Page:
EU wants DSO cooperation

The European Commission has launched a consultation to determine how to better work together at EU level to get the most from the DSO opportunity. The consultation will run until 4 September 2009.

“The digital dividend comes at a critical moment when we want to connect all parts of Europe to high-speed broadband, ensure high quality broadcasting, and expand consumer choice in future wireless services,” said Viviane Reding, EU Commissioner for Information Society and Media. “Europe will only achieve all of this if it adopts a coordinated approach using radio spectrum in the most efficient way. Depending on the choices we make, the potential impact of the digital dividend can be increased by billions of euros. We want to better understand what the public, broadcasters, mobile operators and other market players think of these choices before we finalise our proposals.”

The Commission says consumers have high expectations for the future development of broadcasting, such as increased choice, high definition, and mobile television and broadband. To achieve this the Commission is proposing that all DTT receivers sold after January 1, 2012 should at least be as efficient as the current H.264/MPEG-4 AVC standard.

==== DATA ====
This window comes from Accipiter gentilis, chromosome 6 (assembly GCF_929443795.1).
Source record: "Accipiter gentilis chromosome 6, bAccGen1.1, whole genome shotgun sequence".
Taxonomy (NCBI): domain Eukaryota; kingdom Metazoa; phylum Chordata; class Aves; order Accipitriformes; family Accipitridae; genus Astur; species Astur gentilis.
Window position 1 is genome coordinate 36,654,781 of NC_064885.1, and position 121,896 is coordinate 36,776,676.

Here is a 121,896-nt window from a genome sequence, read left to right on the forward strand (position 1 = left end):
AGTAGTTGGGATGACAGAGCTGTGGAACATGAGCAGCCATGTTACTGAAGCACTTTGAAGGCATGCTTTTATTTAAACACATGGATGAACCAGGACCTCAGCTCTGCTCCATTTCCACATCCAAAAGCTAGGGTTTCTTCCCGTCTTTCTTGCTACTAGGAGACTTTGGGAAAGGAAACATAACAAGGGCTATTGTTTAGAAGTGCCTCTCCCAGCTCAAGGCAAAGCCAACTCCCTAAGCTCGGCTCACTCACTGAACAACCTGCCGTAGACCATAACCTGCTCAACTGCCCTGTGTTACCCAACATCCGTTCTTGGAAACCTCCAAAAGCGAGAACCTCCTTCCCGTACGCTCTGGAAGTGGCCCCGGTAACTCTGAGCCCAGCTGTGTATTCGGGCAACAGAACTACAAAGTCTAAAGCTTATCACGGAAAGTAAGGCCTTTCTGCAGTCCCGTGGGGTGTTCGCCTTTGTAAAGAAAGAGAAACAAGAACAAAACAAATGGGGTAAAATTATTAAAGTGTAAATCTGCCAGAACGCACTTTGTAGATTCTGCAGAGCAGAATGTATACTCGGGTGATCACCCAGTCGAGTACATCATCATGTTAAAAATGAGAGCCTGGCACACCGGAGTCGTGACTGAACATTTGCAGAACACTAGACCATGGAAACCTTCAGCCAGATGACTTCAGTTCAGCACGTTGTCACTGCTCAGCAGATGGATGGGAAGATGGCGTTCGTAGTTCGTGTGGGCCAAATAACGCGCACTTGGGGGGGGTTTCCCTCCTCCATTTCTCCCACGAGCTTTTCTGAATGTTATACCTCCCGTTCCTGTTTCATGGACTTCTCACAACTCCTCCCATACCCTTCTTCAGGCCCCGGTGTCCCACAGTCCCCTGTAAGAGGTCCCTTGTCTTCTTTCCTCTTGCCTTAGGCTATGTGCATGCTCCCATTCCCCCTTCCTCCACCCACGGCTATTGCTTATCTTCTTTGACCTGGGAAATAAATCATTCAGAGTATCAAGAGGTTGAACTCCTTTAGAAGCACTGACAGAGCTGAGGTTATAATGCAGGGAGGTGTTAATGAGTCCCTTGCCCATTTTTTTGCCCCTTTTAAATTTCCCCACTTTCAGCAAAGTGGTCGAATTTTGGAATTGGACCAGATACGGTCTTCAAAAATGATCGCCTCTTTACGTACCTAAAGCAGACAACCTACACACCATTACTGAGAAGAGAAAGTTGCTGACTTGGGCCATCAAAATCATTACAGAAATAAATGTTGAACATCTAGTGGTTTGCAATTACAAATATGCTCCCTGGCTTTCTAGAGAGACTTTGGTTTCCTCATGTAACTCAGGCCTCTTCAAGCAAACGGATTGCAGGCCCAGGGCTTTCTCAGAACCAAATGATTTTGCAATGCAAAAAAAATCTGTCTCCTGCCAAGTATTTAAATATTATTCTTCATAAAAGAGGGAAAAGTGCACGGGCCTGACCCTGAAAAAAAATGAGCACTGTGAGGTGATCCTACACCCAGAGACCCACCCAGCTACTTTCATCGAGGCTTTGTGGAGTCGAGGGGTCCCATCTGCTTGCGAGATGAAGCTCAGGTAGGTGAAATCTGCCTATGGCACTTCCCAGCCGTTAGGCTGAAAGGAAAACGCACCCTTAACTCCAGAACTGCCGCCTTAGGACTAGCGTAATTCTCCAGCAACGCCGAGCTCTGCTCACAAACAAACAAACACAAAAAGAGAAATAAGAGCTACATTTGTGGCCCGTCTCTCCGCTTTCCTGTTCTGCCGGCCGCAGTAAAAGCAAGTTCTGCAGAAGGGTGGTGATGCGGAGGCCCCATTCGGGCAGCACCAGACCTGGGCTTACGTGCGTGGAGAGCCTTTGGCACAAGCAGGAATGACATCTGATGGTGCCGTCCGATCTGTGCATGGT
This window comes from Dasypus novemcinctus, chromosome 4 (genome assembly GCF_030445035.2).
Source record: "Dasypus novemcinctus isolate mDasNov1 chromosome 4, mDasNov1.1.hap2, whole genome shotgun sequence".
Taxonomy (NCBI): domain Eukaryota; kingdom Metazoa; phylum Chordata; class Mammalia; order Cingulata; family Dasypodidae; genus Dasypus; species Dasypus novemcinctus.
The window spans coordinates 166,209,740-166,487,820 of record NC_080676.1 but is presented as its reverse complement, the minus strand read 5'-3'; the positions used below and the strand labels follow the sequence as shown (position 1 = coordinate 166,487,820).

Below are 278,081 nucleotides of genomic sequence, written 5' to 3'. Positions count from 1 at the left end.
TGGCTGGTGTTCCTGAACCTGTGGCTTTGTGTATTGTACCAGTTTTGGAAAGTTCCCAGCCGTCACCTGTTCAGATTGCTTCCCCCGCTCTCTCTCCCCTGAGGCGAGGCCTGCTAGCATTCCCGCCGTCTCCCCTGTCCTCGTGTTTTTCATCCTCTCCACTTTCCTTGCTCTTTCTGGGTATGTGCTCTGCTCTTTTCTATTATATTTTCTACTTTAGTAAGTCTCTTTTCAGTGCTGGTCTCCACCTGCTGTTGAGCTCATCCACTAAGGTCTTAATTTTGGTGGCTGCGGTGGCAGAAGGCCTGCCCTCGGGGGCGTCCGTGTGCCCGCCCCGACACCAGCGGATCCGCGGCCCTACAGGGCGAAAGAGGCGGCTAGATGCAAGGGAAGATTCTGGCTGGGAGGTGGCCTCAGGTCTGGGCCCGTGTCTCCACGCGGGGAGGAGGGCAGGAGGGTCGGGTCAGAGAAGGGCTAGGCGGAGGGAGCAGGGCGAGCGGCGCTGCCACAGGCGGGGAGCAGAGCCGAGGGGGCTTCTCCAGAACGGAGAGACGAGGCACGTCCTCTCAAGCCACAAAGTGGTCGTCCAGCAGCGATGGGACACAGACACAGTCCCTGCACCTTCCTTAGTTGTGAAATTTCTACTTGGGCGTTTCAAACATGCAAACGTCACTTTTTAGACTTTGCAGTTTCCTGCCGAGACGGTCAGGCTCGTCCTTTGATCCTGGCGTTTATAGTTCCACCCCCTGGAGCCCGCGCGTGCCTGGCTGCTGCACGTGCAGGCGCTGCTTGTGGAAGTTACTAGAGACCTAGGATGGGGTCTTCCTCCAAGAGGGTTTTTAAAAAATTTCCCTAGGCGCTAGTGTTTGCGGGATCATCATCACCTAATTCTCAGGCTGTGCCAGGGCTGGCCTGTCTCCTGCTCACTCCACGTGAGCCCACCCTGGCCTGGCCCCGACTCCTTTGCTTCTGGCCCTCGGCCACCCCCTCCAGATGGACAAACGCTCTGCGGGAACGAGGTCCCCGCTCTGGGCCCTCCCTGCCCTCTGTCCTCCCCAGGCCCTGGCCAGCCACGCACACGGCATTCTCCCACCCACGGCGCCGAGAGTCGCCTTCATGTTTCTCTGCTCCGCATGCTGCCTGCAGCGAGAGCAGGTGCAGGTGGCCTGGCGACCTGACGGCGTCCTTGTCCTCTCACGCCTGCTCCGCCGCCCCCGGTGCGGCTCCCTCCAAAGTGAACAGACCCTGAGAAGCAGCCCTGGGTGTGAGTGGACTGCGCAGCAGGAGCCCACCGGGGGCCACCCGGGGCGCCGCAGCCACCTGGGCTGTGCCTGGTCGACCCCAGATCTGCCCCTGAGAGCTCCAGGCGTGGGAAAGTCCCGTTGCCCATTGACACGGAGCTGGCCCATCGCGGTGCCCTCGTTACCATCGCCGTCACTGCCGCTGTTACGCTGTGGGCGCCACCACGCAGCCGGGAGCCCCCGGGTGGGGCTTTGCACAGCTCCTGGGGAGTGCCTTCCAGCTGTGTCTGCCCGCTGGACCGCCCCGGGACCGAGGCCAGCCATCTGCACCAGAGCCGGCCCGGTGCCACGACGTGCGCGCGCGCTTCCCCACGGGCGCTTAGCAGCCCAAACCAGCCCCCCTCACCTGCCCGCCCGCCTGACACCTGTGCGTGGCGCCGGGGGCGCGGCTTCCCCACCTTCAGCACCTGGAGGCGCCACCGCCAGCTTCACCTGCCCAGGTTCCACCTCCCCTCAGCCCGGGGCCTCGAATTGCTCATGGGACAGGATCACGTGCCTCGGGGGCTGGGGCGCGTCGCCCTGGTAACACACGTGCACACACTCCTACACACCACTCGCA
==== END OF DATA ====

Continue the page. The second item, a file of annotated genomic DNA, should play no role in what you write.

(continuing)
The Commission wants to foster co-operation between member states already committed to upgrading their networks to next generation systems. The UK, France, Greece, Norway, Serbia and Latvia are among the countries moving towards MPEG-4 and/or DVB-T2 transmissions. Single Frequency Networks (SFNs) are also being favoured over Multiple Frequency Networks (MFNs). An increase in the minimum standards required for terrestrial broadcasting would outweigh the costs by between E4 billion and E10 billion, according to a study conducted by Analysys Mason, DotEcon and Hogan & Hartson.

As a matter of urgency the Commission wants member states that have not already completed analogue switch off to reaffirm their intentions to do so by January 1, 2012 and to have all the necessary measures in place during 2011. It also wants the 800 MHz band – already used in the UK for digital broadcasting – to be opened for EU-wide electronic communications services.

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